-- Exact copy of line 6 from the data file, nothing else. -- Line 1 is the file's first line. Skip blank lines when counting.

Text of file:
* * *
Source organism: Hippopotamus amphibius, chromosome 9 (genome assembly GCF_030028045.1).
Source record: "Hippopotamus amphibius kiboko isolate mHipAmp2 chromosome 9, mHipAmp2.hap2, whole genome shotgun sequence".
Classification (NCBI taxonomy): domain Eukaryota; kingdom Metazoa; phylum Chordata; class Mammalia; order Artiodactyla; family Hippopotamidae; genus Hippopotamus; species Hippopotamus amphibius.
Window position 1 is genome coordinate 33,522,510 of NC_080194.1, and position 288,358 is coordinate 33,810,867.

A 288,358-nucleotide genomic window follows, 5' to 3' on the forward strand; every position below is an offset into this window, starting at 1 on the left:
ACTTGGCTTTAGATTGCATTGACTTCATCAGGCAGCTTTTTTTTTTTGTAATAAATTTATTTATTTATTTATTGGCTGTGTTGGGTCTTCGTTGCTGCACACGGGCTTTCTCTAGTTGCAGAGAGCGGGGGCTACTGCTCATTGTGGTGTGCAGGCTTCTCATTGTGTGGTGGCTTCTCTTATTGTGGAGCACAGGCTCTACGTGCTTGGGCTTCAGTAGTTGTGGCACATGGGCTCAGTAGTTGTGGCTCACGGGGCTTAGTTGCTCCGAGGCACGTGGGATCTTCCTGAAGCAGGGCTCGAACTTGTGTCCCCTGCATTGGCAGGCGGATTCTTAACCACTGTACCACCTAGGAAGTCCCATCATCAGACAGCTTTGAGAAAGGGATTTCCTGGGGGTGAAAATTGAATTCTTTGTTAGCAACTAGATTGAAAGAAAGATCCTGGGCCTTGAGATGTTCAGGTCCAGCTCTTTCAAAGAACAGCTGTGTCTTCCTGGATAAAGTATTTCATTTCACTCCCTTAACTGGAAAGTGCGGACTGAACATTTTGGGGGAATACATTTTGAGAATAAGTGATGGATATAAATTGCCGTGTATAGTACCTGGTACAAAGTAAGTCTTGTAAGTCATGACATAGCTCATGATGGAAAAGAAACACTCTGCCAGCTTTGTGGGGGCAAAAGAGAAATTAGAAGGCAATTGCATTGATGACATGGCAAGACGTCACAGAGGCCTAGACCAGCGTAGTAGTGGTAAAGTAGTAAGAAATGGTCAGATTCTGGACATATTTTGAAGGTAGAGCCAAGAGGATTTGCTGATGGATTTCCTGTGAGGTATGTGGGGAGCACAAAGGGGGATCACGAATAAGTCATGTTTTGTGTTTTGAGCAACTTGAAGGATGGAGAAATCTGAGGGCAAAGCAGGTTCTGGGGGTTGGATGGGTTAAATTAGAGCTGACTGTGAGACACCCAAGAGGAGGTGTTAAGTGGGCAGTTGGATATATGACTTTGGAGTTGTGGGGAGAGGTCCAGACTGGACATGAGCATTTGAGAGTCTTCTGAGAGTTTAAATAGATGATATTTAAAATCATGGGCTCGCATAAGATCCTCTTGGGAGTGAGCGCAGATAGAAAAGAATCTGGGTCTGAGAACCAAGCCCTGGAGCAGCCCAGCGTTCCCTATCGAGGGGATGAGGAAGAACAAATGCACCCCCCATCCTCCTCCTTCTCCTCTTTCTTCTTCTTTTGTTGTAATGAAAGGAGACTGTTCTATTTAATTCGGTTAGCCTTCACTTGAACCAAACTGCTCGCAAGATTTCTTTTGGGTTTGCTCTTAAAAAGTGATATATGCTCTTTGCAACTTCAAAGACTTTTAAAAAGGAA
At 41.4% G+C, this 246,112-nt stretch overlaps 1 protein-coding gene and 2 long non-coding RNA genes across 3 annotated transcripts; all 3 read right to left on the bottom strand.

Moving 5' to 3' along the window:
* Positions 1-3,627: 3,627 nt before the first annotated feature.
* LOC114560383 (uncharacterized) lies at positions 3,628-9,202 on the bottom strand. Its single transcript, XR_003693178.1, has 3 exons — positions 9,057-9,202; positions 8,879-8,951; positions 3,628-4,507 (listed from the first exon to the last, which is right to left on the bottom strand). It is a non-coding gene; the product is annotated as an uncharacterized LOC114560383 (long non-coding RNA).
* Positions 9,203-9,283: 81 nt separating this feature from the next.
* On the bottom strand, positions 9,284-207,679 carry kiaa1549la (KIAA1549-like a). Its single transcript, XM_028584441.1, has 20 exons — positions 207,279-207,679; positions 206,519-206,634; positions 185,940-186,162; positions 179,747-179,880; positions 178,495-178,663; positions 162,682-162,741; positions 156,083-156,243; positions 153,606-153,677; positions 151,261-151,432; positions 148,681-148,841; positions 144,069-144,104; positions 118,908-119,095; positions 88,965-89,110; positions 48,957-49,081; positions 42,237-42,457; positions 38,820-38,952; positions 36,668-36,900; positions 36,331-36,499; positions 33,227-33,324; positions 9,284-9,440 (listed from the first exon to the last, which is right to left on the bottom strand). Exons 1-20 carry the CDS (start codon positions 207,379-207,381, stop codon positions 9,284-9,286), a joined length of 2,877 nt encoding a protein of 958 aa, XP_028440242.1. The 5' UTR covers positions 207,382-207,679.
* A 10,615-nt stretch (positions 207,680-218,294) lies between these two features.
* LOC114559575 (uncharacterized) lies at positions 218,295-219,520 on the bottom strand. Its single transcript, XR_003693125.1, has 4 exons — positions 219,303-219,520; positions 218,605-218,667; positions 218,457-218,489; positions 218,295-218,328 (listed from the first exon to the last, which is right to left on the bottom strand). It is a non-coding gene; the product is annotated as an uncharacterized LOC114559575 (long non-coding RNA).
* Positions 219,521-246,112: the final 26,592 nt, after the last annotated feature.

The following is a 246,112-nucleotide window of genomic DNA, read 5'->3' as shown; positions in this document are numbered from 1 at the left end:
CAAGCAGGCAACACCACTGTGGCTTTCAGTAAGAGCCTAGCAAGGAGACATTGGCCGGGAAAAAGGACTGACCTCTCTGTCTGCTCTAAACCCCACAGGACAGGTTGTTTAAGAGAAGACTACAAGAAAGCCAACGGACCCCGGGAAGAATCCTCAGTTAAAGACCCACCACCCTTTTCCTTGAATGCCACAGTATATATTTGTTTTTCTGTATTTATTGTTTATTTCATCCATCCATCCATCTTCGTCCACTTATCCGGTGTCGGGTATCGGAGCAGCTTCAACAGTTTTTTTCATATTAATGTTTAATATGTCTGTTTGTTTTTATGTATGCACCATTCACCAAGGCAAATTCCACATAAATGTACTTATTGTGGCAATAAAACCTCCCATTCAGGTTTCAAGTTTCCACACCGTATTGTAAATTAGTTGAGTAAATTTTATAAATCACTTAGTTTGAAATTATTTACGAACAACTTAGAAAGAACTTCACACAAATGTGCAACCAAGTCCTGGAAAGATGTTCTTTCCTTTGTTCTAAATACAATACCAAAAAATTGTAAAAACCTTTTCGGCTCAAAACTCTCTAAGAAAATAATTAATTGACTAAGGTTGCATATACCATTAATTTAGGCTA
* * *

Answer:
ACTTGGCTTTAGATTGCATTGACTTCATCAGGCAGCTTTTTTTTTTTGTAATAAATTTATTTATTTATTTATTGGCTGTGTTGGGTCTTCGTTGCTGCACACGGGCTTTCTCTAGTTGCAGAGAGCGGGGGCTACTGCTCATTGTGGTGTGCAGGCTTCTCATTGTGTGGTGGCTTCTCTTATTGTGGAGCACAGGCTCTACGTGCTTGGGCTTCAGTAGTTGTGGCACATGGGCTCAGTAGTTGTGGCTCACGGGGCTTAGTTGCTCCGAGGCACGTGGGATCTTCCTGAAGCAGGGCTCGAACTTGTGTCCCCTGCATTGGCAGGCGGATTCTTAACCACTGTACCACCTAGGAAGTCCCATCATCAGACAGCTTTGAGAAAGGGATTTCCTGGGGGTGAAAATTGAATTCTTTGTTAGCAACTAGATTGAAAGAAAGATCCTGGGCCTTGAGATGTTCAGGTCCAGCTCTTTCAAAGAACAGCTGTGTCTTCCTGGATAAAGTATTTCATTTCACTCCCTTAACTGGAAAGTGCGGACTGAACATTTTGGGGGAATACATTTTGAGAATAAGTGATGGATATAAATTGCCGTGTATAGTACCTGGTACAAAGTAAGTCTTGTAAGTCATGACATAGCTCATGATGGAAAAGAAACACTCTGCCAGCTTTGTGGGGGCAAAAGAGAAATTAGAAGGCAATTGCATTGATGACATGGCAAGACGTCACAGAGGCCTAGACCAGCGTAGTAGTGGTAAAGTAGTAAGAAATGGTCAGATTCTGGACATATTTTGAAGGTAGAGCCAAGAGGATTTGCTGATGGATTTCCTGTGAGGTATGTGGGGAGCACAAAGGGGGATCACGAATAAGTCATGTTTTGTGTTTTGAGCAACTTGAAGGATGGAGAAATCTGAGGGCAAAGCAGGTTCTGGGGGTTGGATGGGTTAAATTAGAGCTGACTGTGAGACACCCAAGAGGAGGTGTTAAGTGGGCAGTTGGATATATGACTTTGGAGTTGTGGGGAGAGGTCCAGACTGGACATGAGCATTTGAGAGTCTTCTGAGAGTTTAAATAGATGATATTTAAAATCATGGGCTCGCATAAGATCCTCTTGGGAGTGAGCGCAGATAGAAAAGAATCTGGGTCTGAGAACCAAGCCCTGGAGCAGCCCAGCGTTCCCTATCGAGGGGATGAGGAAGAACAAATGCACCCCCCATCCTCCTCCTTCTCCTCTTTCTTCTTCTTTTGTTGTAATGAAAGGAGACTGTTCTATTTAATTCGGTTAGCCTTCACTTGAACCAAACTGCTCGCAAGATTTCTTTTGGGTTTGCTCTTAAAAAGTGATATATGCTCTTTGCAACTTCAAAGACTTTTAAAAAGGAA